One week from World AIDS Day, the Conseil national du sida (CNS) is going to publish its report on the evolution of HIV infection screening programmes in France. The report, which sets out the CNS’s recommendations in the area of screening policy, will be presented to the press and to not-for-profit AIDS organisations at 9am on Thursday 23rd November at the CNS’s headquarters at 25/27 rue d’Astorg, 75008 Paris, France.
Despite the large number of screenings and the existence of specialist structures, a significant proportion of people living with AIDS are not aware that they have been infected. Late discovery of the infection has harmful consequences as regards their life expectancy and not being aware of their status increases the probability of transmission. Given the problems with late screening in France, the Conseil national du sida recommends that the organisation of screening in the country be re-thought.
A paradigm shift needs to take place in the screening programmes. The report addresses the paradigm shifts required as regards these screening programmes. It advocates a broadening of the screening options on offer in general and the making of greater efforts in regions with high prevalence.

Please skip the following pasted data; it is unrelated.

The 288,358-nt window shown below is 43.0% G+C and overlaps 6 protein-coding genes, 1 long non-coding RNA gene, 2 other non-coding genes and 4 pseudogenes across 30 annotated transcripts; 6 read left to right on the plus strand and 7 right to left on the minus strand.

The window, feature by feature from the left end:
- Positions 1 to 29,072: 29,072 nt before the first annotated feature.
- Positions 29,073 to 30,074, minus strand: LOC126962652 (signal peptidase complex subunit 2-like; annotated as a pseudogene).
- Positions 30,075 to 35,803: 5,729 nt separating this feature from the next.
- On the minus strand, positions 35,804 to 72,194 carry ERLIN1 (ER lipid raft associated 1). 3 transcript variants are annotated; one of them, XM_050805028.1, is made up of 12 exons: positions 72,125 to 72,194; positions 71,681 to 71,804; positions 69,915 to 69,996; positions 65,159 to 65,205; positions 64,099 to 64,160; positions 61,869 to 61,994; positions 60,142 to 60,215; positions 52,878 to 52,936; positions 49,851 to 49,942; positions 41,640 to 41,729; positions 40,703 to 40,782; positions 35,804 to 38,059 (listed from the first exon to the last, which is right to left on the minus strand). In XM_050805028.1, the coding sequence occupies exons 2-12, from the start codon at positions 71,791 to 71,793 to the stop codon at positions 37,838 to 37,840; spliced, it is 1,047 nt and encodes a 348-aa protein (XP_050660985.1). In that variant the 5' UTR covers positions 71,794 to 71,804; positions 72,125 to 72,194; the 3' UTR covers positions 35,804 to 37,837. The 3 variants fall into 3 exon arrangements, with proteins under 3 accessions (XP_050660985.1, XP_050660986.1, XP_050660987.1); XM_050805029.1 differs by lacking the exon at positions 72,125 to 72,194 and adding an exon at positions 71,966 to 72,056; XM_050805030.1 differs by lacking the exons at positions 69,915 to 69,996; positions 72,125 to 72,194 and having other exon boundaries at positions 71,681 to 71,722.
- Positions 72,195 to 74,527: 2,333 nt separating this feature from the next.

The report also defends the idea that screening practices – such as counselling and the use of quick tests – must evolve.
Optimisation of screening means both better use of existing structures and increased screening in priority regions and of the screening of the most exposed populations. Regarding the ways in which screening can be optimised, the report proposes that the Coordination Régionale de Lutte Contre L’Infection à VIH (COREVIHs, Regional Steering Committees on the Fight Against Human Immunodeficiency Virus Infection) contribute to the development of the screening programmes while the Consultations de Dépistage Anonymes et Gratuits (CDAG, anonymous and free screening centres) direct their activities towards communities confronted with high prevalence.
Finally, the CNS notes that people with a high risk of exposure to HIV must be provided with a more appropriate service offering. All of these recommendations have been made with the concern of making French screening programmes more effective for the future.